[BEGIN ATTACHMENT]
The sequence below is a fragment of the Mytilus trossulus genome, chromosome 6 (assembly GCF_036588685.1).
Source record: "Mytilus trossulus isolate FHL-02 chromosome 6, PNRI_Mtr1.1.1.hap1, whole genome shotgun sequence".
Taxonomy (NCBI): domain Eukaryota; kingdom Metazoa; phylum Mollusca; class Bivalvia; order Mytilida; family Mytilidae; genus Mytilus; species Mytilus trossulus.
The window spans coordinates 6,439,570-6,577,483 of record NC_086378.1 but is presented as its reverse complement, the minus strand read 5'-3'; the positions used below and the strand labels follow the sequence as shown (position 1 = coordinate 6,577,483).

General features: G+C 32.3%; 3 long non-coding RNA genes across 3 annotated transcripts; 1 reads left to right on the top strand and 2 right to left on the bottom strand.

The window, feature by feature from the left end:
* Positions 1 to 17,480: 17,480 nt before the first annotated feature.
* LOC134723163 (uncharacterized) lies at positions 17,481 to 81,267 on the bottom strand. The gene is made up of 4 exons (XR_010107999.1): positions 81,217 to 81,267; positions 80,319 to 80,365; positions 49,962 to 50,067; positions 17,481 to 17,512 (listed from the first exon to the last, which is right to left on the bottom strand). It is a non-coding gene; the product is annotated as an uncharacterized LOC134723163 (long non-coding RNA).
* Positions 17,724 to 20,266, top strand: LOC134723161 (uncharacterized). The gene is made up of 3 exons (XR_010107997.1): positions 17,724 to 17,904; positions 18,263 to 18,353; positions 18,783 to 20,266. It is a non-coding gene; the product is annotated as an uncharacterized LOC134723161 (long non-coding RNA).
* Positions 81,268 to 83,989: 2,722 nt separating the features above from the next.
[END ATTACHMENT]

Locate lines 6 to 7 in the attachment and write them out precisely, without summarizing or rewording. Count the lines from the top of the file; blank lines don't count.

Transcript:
The window, feature by feature from the left end:
* Positions 1 to 17,480: 17,480 nt before the first annotated feature.